Ferranti Advance 86

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The Ferranti Advance 86 was an early IBM PC compatible system conceived by Advance Technology (UK) and built by Ferranti (well known for its military products, and the ZX-81custom chip). It was sold in branches of W H Smith as It was intended to appeal to the home user and to small businesses. It had the same features as the IBM PC (360 KB disks, identical graphic resolution) but had a different CPU, the 8086 which was a true 16-bit processor, for a much lower price !

The Advance 86 was IBM PC compatible, from the keyboard, the disks, the resolution, to the expansions which could be used with the Advance through four IBM-compatible slots. In fact, the Advance 86 was first conceived as a home-computer (model 86A) and was later upgraded with a ''new box'' housing the two disk-drives, the expansion slots and thus the IBM compatibility features (model 86B). This is why the model 86B is composed of two main cases, the smallest one being the original one (86A) which houses the main board and has a wide trap-door to store the keyboard when not in use.

The Advance 86 was one of the few professional systems to work without any fan thanks to its dual power supply unit, making work more pleasant. However, a fan was later added into the lower case.

Manufactured in the United Kingdom  from December 1983
CPU:   8086 running at 4,77 Mhz
RAM:   128k, up to 256k
VRAM:   16k
ROM:   64k
TEXT MODES:   40 x 25, 80 x 25
GRAPHIC MODES:   320 x 200, 640 x 200
COLORS:   16
SOUND:   Beeper
I/O PORTS:   4 expansion slots (IBM compatible), 2 x 16-bit slots, monitor (composite) and TV video outputs, RS232, Centronics, Joysticks, cassette interface, lightpen
BUILT IN MEDIA:   2 x 5''1/4 disk-drives (360k each)
PERIPHERALS:   10Mb hard-disk, RAM expansion boards

Our 256K Advance 86 was very kindly donated by Harvey Jones and the keyboard, manual and software donated by Ian Abernethy.

Manufacturer: Ferranti
Date: December 1983

Comments for Ferranti Advance 86 :

Compatibility - 14 Apr 2020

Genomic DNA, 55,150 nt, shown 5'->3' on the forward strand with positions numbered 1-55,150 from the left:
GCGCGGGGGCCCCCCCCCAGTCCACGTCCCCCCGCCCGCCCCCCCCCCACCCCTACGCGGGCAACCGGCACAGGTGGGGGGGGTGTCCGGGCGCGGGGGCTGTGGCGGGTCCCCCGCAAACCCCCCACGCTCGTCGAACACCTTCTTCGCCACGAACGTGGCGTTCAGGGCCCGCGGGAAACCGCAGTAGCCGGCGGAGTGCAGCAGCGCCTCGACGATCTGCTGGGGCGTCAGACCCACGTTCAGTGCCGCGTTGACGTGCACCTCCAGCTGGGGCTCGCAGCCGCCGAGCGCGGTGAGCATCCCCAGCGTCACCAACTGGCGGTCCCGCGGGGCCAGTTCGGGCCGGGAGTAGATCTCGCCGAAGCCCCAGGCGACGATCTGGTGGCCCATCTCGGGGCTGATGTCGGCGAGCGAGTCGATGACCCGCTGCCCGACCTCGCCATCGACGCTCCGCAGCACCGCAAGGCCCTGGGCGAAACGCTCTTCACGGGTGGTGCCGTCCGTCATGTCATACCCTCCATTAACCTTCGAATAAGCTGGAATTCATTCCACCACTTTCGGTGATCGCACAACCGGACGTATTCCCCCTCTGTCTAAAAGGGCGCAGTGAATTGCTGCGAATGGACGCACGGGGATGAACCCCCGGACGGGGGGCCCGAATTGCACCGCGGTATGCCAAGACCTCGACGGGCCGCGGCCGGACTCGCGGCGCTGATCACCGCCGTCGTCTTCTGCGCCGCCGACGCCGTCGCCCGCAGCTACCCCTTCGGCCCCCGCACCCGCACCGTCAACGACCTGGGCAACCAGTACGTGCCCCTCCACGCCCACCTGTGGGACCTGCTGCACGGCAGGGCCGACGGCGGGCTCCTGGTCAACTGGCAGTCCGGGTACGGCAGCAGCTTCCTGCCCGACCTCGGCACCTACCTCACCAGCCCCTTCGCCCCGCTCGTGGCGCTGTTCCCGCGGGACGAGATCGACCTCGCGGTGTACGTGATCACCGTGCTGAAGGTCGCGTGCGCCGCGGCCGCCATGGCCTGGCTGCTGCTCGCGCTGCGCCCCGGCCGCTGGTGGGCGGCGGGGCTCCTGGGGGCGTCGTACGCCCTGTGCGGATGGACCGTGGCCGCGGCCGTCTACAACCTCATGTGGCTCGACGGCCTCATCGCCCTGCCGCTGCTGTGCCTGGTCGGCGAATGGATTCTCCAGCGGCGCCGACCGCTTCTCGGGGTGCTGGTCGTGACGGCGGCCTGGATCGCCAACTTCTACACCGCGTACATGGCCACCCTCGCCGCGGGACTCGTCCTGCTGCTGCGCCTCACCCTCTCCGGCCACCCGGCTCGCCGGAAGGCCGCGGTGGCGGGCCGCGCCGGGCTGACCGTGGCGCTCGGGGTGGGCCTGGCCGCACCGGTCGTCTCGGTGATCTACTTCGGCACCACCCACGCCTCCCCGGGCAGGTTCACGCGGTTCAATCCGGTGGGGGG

The Advance 86 wasn't totally IBM compatible. Because it used an 8086, with a 16 bit data path, extra logic was needed to make the 8259 interrupt controller respond on the correct ports. They didn't do this, so where a real IBM compatible would use ports 20 and 21, the Advance only used even numbered ports$ in this case, 20 and 22. Any software that programmed the interrupt controller would not work correctly. Advance provided a conversion program that (mostly blindly) changed 21 to 22 in executable files. Not a success. I did it by code inspection with DEBUG, and was usually successful.

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Magazines RELATED to Ferranti Advance 86 in our Library

Item Manufacturer Date
Practical Computing - January 1984 Jan 1984
Personal Computer World - April 1984 Apr 1984
Practical Computing - June 1984 Jun 1984
Personal Computer World - July 1984 Jul 1984

Other Systems Related To Ferranti Advance 86:

Item Manufacturer Date
Ferranti Atlas Computer Ferranti 1961
Ferranti Argus 100 Ferranti 1963
Ferranti FM1600 B Ferranti 1965
Ferranti PC860 Ferranti 1973
Ferranti Argus 700 Ferranti 1973
Ferranti 1600E Ferranti 1973
Ferranti Argus PPC-20 Ferranti November 1983
Ferranti Model No PC31 Ferranti 1986

This exhibit has a reference ID of CH7141. Please quote this reference ID in any communication with the Centre for Computing History.


Ferranti Advance 86

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